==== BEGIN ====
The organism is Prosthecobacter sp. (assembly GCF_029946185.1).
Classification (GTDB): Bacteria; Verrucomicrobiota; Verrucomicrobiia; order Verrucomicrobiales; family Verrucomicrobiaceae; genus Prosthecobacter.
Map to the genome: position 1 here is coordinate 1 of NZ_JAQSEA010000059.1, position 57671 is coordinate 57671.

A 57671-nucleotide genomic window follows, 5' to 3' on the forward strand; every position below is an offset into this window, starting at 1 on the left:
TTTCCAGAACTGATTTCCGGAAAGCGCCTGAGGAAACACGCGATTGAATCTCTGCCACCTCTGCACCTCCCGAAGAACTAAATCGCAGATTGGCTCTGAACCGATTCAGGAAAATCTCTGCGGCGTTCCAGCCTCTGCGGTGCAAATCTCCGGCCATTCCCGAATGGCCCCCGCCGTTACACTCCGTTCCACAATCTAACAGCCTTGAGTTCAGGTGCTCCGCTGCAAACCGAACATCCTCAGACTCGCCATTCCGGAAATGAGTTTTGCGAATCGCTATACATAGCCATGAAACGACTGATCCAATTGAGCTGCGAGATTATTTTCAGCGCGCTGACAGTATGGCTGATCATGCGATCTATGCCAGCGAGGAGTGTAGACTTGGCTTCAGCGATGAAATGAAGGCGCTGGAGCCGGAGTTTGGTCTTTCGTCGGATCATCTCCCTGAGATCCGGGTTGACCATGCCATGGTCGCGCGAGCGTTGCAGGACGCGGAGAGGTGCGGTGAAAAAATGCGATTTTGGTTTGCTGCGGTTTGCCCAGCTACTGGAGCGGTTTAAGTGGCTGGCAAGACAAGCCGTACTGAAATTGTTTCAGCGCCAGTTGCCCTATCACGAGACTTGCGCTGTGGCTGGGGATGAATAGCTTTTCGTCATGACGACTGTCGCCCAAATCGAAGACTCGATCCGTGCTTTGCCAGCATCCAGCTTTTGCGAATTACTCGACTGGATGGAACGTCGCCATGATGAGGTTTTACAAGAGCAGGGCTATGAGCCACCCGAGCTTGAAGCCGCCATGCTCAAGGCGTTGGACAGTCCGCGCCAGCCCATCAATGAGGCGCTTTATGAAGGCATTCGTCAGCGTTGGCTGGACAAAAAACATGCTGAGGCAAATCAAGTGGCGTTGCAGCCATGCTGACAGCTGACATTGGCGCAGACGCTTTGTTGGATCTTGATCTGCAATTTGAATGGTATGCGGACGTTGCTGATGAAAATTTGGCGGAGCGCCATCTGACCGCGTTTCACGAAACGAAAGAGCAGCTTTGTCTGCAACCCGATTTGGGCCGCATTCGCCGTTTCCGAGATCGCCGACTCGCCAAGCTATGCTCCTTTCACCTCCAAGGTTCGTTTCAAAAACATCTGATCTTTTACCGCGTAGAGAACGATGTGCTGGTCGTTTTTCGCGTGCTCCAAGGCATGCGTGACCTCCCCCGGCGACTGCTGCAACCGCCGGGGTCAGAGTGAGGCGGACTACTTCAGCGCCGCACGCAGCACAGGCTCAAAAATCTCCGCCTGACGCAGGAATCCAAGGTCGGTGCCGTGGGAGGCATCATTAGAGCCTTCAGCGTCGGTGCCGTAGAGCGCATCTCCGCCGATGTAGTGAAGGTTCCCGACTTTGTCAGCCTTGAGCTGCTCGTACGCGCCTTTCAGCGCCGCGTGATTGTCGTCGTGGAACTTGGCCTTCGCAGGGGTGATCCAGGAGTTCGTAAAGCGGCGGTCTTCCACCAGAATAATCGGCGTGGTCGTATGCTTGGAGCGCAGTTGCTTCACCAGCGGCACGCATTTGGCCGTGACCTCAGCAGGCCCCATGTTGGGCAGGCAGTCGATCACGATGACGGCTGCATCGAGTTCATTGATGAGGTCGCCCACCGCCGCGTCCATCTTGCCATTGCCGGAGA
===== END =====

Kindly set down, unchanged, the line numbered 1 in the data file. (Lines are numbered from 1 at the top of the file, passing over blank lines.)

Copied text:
The organism is Prosthecobacter sp. (assembly GCF_029946185.1).